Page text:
The unspoken war
The Cold War’s battlefields may have been out of sight, but they’re not out of mind to that era’s veterans, who now want to honor these forgotten soldiers.
By John Barry
Published May 28, 2007
Frank M. Tims, 70, of St. Petersburg, is an officer of the Cold War Veterans Association. The organization lobbies on behalf of servicemen who died in the Cold War, but never received recognition for their service.
[Scott Keeler Times]
These are the medals that honor the Cold War Veterans, many who fought in secret conflicts and were never recognized for their service and for the ultimate sacrifice. There are more than 300 veterans who died in conflict during the Cold War.
The most famous Cold War veteran was:
Maybe Francis Gary Powers. He died in an accidental crash of a weather research plane after running out of oxygen. Or so his family was told. Then the Soviets produced a live Francis Gary Powers and put him on public trial. He had parachuted into their hands after they blew up his U-2 spy plane. The Francis Gary Powers affair was one big Cold War stink.
Or could be Elvis. He was drafted in 1957. He declined assignment as an Army entertainer, instead served in Germany in the 3rd Armor Division, tanks facing gun-barrel-to-gun-barrel with the Soviets. “I don’t think Americans even want to know about this stuff, ” Elvis said. “A lot of people back home think I’m out of my mind doin’ what I’m doin’.”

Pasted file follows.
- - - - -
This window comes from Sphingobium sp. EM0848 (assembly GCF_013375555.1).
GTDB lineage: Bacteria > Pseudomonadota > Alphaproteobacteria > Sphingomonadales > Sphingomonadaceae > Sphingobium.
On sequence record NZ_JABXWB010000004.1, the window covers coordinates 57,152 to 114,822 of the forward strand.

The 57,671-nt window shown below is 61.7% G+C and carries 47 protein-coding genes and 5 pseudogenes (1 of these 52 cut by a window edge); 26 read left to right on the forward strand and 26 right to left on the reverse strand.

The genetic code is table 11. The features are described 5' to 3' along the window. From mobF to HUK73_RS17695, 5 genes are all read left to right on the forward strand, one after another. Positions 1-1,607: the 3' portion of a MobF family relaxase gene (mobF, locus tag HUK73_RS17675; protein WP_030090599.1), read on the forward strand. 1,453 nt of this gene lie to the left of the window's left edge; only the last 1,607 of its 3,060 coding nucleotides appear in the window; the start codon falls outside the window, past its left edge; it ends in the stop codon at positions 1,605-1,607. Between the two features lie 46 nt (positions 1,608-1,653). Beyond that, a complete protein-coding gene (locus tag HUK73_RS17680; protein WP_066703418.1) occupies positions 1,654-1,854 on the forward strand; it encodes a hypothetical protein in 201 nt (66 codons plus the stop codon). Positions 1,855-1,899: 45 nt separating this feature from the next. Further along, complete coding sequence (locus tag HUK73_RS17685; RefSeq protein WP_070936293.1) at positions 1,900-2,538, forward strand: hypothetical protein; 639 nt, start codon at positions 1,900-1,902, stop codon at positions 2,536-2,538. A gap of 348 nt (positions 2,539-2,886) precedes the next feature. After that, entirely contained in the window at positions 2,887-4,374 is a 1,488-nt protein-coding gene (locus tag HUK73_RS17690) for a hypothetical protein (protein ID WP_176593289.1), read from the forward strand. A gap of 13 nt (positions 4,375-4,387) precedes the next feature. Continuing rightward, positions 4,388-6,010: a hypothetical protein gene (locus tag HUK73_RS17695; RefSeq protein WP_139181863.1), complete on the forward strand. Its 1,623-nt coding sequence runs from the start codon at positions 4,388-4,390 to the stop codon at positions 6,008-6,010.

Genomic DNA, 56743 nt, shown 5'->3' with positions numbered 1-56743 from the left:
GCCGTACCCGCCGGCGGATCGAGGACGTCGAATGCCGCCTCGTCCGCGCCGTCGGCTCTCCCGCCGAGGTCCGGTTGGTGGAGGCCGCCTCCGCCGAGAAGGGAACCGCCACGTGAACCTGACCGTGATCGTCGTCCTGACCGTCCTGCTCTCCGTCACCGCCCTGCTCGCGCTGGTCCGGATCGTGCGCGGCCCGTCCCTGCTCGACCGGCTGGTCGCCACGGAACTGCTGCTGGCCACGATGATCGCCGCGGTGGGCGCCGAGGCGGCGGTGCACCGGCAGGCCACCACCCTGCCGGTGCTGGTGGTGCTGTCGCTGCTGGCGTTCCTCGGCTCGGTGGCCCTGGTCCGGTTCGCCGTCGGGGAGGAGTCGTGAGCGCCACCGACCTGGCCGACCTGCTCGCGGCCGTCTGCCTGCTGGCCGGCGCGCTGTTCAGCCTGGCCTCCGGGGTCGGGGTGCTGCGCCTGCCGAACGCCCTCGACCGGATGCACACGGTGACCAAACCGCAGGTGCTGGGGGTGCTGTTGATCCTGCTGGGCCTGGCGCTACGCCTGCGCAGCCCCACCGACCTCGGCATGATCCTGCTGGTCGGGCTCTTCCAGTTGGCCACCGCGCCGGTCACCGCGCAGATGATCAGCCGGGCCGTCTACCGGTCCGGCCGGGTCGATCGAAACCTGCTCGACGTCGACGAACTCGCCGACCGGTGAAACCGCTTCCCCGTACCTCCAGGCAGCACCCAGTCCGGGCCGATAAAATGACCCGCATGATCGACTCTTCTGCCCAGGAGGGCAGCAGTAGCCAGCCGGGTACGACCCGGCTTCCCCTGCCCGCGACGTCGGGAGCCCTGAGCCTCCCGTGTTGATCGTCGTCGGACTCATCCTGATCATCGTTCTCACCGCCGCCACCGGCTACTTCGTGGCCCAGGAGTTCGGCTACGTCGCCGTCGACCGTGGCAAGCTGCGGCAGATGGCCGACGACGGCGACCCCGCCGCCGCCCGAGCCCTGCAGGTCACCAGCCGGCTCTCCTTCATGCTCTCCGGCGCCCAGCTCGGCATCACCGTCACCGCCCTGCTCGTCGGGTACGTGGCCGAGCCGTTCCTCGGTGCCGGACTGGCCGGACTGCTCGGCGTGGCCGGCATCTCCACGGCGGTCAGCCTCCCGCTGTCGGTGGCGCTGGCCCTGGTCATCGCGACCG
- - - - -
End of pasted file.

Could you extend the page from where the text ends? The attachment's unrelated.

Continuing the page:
Either guy may have been most famous. But someone lesser known may have been more truly representative of a struggle that lasted 46 years, consumed almost 400 American lives in some of the most obscure places on Earth, then was celebrated as “the war America won without firing a shot.”
“Only a handful of Americans have ever heard of Lt. Col. Seldon R. Edner, or attached much significance to his death, ” Richard K. Kolb writes in his book, Cold War Clashes: Confronting Communism, 1945-1991.
Edner’s Air Force AT-6 plane was shot down by guerrillas during the Greek Civil War in 1949. His misfortune was surviving the crash. Kolb writes: “He was lynched, stripped, garroted, scalped, his head crushed and body mangled.”
If anybody ever earned a Cold War medal, it would be Seldon Edner. He never got one. No one ever got one.
Says Kolb, “The Cold War was the great unknown of modern American wars.”
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The recognition Cold War vets have sought may soon come about. A National Defense Authorization Act, which passed the House of Representatives this month, calls for a military Cold War Victory Medal. A similar bill, sponsored by Hillary Clinton, is pending in the Senate.
Until now most of the disparate efforts to honor Cold War veterans haven’t involved the government. This was a mostly secret war, and most of the deaths were lonely ones in places Americans weren’t supposed to be. Some families waited decades before even knowing that their son or father had died not accidentally, but fighting for his country in a place like Albania, or north China, or the Bering Strait.
Carrying flowers and a medal, Frank Tims led a delegation of Cold War aficionados to Arlington National Cemetery May 1. In the ’50s, Tims had served in West Germany in “special operations research” for the Army. He’s now writing a book about the Cold War at home in St. Petersburg. He helps run the Cold War Veterans Association.